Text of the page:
The current avalanche danger is MODERATE  on wind loaded slopes in the west central Montana backcountry; on all other slopes, the danger is Low.Human triggered avalanches are possible.  Heightened avalanche conditions exist on wind loaded terrain features.  Evaluate snow and terrain carefully and identify features of concern.

Good morning, this is Travis Craft with the West Central Montana Avalanche Center’s avalanche advisory for February 13, 2018.  This danger rating does not apply to operating ski areas, expires at midnight tonight and is the sole responsibility of the U.S. Forest Service.

Weather and Snowpack

Mountain temperatures range from 1 F to 10 F in the region.  In the Bitterroot winds are 10 mph with gusts of 17 mph out of the SW.  In the northern part of the advisory area, winds are reading 23 mph with gusts of 34 mph out of the West.  The forecast area received 0 to 1 inches of new snow in the last 24 hours.

Logan and I went to the Rattlesnake yesterday. Tim and Greg went to Spruce Creek in the central Bitterroot.  We had a Level 1 avalanche class over the weekend at Lost Trail Pass.  All of us saw small cornice failures that happened in the last loading events over the weekend. We were not able to get any propagations in our pit tests except on the buried surface hoar in a shallow snowpack near Lost Trail.  Overall the snowpack is consolidating. We saw small 3 to 4-inch wind slabs that released naturally and got cracking on small wind slabs in the Rattlesnake.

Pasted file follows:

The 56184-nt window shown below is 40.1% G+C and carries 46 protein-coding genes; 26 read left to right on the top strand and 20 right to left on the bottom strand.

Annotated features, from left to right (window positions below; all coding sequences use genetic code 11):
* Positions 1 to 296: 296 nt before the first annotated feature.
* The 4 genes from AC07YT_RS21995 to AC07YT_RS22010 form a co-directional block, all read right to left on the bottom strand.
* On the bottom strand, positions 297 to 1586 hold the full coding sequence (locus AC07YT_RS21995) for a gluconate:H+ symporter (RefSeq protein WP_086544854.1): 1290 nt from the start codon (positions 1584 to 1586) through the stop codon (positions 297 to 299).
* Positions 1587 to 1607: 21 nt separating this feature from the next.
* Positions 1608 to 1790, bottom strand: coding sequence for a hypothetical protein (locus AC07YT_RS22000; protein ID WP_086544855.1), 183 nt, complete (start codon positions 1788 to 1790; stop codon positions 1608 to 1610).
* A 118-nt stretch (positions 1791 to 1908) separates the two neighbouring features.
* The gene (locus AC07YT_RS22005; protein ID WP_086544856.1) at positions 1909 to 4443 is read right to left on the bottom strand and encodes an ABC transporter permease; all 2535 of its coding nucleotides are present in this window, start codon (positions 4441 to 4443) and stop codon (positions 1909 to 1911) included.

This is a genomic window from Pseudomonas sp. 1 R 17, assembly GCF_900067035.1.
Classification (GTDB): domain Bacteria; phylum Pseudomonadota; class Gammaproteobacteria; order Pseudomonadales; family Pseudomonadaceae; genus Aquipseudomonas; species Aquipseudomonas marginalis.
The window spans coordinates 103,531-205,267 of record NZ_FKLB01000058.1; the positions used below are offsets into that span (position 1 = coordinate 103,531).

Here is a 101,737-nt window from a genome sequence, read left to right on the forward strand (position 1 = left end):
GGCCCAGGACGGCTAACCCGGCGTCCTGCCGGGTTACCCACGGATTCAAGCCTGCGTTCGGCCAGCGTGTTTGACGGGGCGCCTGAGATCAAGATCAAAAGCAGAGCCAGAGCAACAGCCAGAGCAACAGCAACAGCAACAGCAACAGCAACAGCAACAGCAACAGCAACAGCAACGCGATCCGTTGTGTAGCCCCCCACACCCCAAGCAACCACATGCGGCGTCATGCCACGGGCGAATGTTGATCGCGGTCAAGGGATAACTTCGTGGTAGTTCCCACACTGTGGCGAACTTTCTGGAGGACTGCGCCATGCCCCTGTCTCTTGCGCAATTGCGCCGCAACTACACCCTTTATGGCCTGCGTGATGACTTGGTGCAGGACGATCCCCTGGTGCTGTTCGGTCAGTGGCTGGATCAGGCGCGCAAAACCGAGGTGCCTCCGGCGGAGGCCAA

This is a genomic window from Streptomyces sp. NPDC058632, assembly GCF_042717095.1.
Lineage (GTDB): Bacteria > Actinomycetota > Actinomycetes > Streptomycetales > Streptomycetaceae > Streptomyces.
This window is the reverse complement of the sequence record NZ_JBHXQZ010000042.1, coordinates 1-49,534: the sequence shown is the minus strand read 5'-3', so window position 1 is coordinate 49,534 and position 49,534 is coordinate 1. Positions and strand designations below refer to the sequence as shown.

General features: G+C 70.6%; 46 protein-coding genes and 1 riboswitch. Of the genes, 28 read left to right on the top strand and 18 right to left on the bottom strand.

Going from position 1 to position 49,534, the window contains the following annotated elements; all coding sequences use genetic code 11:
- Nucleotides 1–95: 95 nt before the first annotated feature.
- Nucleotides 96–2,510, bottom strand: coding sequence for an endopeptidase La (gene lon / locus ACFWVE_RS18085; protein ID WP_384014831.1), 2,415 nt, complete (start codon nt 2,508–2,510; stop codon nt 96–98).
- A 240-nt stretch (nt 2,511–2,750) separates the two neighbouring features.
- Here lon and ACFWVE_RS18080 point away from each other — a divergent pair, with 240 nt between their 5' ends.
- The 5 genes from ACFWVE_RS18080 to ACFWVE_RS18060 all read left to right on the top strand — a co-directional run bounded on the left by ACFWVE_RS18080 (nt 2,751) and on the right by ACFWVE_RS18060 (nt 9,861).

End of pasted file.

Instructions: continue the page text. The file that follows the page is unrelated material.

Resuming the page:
The primary avalanche problem is wind slabs. The recent winds have scoured and created small to large wind slabs that are sensitive to human triggers on leeward slopes.  Look for rounded pillows of snow near ridgelines and on cross-loaded slopes. Recognize signs of instability such as cracking in the surface snow.

The second avalanche problem is persistent slabs. The buried surface hoar is not very reactive in pit tests.  Dig a pit to see if there are any layers of concern and how reactive they are in pit tests before committing to any steep slope.  Avoid shallow rocky terrain where it is more likely to trigger these weak layers.

Overall the shifting of winds over the weekend have scoured many slopes and created small sensitive wind slabs. The weak layers in our snowpack are strengthening. Cornices have grown with the strong winds give them a wide berth.  Identify wind loaded terrain and dig a pit to identify any weak layers before committing to steep slopes.

Avalanche and Weather Outlook

Expect the avalanche danger to stay the same until the storm system comes in on Wednesday. The avalanche danger will slowly increase with the storm. See the forecast here. I will issue the next advisory on Thursday, February 15th.

Ski and ride safe.